Amreekia Min Bab Al Sharayah

That was the name of my old blog. Translated, it means an American woman from the old, poor and rundown district of Bab Al Sharayah in Cairo. I was given this nickname because although I was born in the USA, my mentality is more ghetto Egyptian. I'm a curious mixture of east meets west, and dont care if you call me balady!

I'm going to slowly bring some of the old posts from Amreekia over here (see archives), basically to give new readers some background. I hope you'll enjoy the old and the new and join me on this fascinating expat journey!

Thursday, December 20, 2007

It's EID in Egypt and I'm still not there!

Can you hear me sobbing?

Yes, I should have been gone by now, I know. In fact I started this "Egyptian" blog over 5 months ago-- even though I have a few others that detail my life here in USA--thinking I would be leaving soon and would have much to tell. But that hasn't happened. But other stuff*t happens so they say, and it's particularly true in my case. I've been through the wringer since I first planned on moving back to Egypt and it hasn't been fun, believe me. Whoever said "what doesn't kill you makes you stronger" really knew what they were talking about. Yes, I've become incredibly strong in the face of so many difficulties these past few months. But that doesn't ease the pain of spending one more Eid here in USA, and missing one more in Egypt. Oh it's so painful I can't stand it. I pray I live long enough to see the next Eid in Misr! Ameen.

I guess the good news is I got screwed by the first "estate seller" I found, and then in a strange twist of fate, while combing the yellow pages for something unrelated, found four other estate sellers whom for the life of me I couldn't find previously! I finally settled on one I think could sell ice to the Eskimos, so that means more traveling money for me, insha Allah. Of course this is all part of Allah's plan. Other things came up which necessitated my being here in America for longer than I'd anticipated. Some serious health issues, the marriage of my son in October and the impending reception in early January, a stay in the hospital for my mother--who had a simple infection that was actually affecting her brain, and a few other things I could discuss if I wanted to put you all to sleep. Since I don't, I wont. But suffice it to say I can see Allah's wisdom in the delays. I pray I can always accept Allah's will for me...Ameen.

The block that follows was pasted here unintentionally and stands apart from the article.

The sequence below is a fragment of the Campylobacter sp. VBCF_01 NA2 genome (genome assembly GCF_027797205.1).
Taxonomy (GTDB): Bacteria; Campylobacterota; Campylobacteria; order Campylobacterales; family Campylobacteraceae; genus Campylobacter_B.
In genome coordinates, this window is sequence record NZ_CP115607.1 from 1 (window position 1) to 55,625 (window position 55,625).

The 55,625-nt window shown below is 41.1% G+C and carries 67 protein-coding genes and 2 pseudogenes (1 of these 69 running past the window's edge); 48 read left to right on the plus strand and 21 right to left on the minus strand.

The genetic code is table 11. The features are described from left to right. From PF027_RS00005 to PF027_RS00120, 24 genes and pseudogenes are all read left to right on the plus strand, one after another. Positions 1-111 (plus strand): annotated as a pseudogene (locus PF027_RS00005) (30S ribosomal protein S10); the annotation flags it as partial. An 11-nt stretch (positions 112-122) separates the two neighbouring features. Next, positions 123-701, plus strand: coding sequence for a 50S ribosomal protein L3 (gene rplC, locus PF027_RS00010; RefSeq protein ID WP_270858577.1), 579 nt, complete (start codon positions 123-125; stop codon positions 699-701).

But still, it hurts to be here. Especially on Eid. I became Muslim over 25 years ago in the city in which I am living now. I only stayed a few years here after that, and moved with my Egyptian husband and children to New Jersey. Funny but I think most Egyptian immigrants manage to pass through NJ at least once during their lives here. It's like a mandatory thing--Egyptians must live for a few years in NJ. That's the rule. We spent many years there. Then he passed away in an accident and it was up to me to carry on and raise my 3 children without him. That meant moving to wherever I could find a better job, as I was a teacher in Islamic schools. Even though the salaries were low, we made it by the grace of Allah. And just when I thought we were finally settled in a place we loved, and I had secured a job in an Islamic school which (finally) paid well and offered benefits too, my Mom became very ill and I had to come back home to care for her. Had I known she would have recovered to the extent she did, I would have taken her back to where I was settled, but I didn't. Alhamdulilah she recovered well, and somehow I just stayed here in the city of my birth. I never liked it here, even when I was a child. I always wanted out. All those years away let me forget how much I disliked it. It's a fairly big northeastern city with a redneck small town populace. And it's gotten even worse since 911, as has just about everything for Muslims in this country. And also having been gone for so long, I found so many folks I new had long since moved away. In fact I only have two Muslim friends here, and see them rarely. The masjid, like so many in USA, is a bureaucratic nightmare filled with too many wannabe chiefs and not enough Indians. Again, like so many masajid in USA. So no, I'm not a happy camper here, especially during the Eids. In fact I no longer participate in any Islamic activities here. I find my peace of mind more intact when I stay away. Nuf said.

What it comes down to is here is just sooooooo very different than life in Egypt. Egypt today reminds me of America 50 years ago. When faith and family where the focus of one's life. When things didn't move so fast. When a good time was packing up the family and a picnic lunch and heading off to the park or beach for a day of fun and relaxation. When you could actually afford to buy gas to go on vacation and your tankful cost less than your motel room! When it was safe to walk the streets after dark. Where you could discipline your neighbors kid without fear of a lawsuit. Where morals and manners counted for a lot. Where if you got a spanking at school--yes they really did allow that at one time--you got a worse one at home. Ah...the good old days.